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United States Challenges India’s Restrictions on U.S. Solar Exports

February 06, 2013

Enforcement Action Combats Barriers to U.S. Clean Energy Products

Washington, D.C. – United States Trade Representative Ron Kirk announced today that the United States has requested World Trade Organization (WTO) dispute settlement consultations with the Government of India concerning domestic content requirements in India’s national solar program. India’s program appears to discriminate against U.S. solar equipment by requiring solar energy producers to use Indian-manufactured solar cells and modules and by offering subsidies to those developers for using domestic equipment instead of imports. These forced localization requirements of India’s national solar program restrict India’s market to U.S. imports. Tackling these barriers is a top priority of the Obama Administration.

“The Obama Administration is committed to strengthening the American clean energy sector and preserving the millions of jobs it supports,” said Ambassador Kirk. “Trade enforcement is critical for ensuring that our clean energy goods and services can compete on an equal footing around the world. As today’s action demonstrates, we will not hesitate to enforce our rights under our trade agreements on behalf of American workers and manufacturers.”

“Let me be clear: the United States strongly supports the rapid deployment of solar energy around the world, including with India. Unfortunately, India’s discriminatory policies in its national solar program detract from that successful cooperation, raise the cost of clean energy, and undermine progress toward our shared objective.”

Consultations are the first step in the WTO dispute settlement process, and parties are encouraged to agree to a solution at this stage. Under WTO rules, if the matter is not resolved through consultations within 60 days, the United States may request the establishment of a WTO dispute settlement panel.

The Interagency Trade Enforcement Center (ITEC), created by this Administration to enhance U.S. trade enforcement capabilities, provided key support to USTR’s monitoring and enforcement unit in the development and initiation of this dispute.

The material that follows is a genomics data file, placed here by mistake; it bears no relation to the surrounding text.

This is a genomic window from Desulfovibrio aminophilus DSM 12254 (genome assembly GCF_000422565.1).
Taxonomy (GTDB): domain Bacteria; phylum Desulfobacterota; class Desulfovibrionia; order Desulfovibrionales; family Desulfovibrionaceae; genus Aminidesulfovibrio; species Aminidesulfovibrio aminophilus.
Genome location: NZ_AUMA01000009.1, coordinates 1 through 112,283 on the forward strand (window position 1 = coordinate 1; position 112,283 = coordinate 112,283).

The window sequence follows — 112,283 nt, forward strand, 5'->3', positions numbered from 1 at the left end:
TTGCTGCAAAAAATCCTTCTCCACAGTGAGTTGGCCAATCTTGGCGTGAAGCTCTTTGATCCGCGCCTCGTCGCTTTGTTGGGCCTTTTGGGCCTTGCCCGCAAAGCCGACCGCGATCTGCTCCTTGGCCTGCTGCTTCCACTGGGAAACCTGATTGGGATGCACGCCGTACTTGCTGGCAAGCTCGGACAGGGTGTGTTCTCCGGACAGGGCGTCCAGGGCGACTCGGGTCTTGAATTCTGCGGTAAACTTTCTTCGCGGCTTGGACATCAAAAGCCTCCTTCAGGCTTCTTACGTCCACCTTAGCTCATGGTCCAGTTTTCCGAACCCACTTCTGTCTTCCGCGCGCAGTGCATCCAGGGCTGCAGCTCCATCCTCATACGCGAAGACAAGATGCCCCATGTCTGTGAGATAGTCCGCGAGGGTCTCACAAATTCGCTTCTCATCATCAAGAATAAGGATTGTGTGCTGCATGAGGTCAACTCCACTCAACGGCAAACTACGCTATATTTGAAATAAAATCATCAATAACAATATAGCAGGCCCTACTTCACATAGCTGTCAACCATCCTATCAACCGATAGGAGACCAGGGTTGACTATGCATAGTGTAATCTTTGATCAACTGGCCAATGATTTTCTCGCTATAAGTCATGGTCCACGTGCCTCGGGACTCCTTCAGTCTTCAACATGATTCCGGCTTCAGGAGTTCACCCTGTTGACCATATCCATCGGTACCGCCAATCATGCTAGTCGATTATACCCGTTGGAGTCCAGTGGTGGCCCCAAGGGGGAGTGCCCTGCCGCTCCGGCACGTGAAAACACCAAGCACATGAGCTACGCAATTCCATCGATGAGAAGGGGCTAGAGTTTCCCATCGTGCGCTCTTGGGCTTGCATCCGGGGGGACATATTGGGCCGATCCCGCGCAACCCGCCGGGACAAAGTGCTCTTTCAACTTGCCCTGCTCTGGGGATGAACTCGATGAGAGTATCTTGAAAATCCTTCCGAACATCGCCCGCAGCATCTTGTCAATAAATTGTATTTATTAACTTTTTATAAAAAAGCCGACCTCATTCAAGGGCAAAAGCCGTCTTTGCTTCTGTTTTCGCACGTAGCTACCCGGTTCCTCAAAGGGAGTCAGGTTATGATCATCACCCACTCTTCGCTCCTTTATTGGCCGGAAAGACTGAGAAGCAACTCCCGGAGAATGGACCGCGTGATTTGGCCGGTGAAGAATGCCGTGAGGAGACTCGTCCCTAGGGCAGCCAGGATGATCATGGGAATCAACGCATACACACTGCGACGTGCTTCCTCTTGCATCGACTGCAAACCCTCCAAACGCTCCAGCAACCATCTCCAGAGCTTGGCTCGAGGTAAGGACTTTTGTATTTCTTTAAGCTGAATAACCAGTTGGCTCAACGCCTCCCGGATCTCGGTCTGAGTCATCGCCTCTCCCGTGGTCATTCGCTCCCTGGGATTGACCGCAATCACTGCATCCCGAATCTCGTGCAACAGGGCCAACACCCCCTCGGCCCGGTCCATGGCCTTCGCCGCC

On January 11, 2010, India launched its national solar policy, the Jawaharlal Nehru National Solar Mission (JNNSM). Phase I of that national policy is composed of two parts: Batch 1 and Batch 2. Under Batch 1, India required developers of solar photovoltaic (“PV”) projects employing crystalline silicon technology to use solar modules manufactured in India. Subsequently, under Batch 2, India expanded this domestic sourcing requirement to crystalline silicon solar cells as well. In its draft policy for Phase II of the JNNSM, India has stated that it is considering expanding the scope of the domestic content requirements further to include solar thin film technologies, which currently comprise the majority of U.S. solar exports to India. India also offers solar energy developers participating in the JNNSM a guarantee that the government will purchase a certain amount of solar power at a highly subsidized tariff rate, provided that they use domestically manufactured solar equipment instead of imports.

These elements of India’s national solar policy appear to be inconsistent with India’s obligations under the WTO agreements. These obligations include Article III of the General Agreement on Tariffs and Trade 1994 (GATT 1994), which generally prohibits measures that discriminate in favor of domestically produced goods versus imports; Article 2 of the WTO Agreement on Trade-Related Investment Measures, which prohibits trade-related investment measures that are inconsistent with GATT Article III; Article 3 of the WTO Agreement on Subsidies and Countervailing Measures (SCM Agreement), which prohibits conditioning a subsidy on the use of domestic over imported goods; and Article 5 of the SCM Agreement, which prohibits causing adverse effects on other WTO Members through subsidies that discriminate against imported goods.

The United States has engaged India on our concerns regarding the JNNSM over the last three years, including in bilateral fora such as the U.S.-India Trade Policy Forum and the U.S.-India Energy Dialogue, and at the WTO in various committees.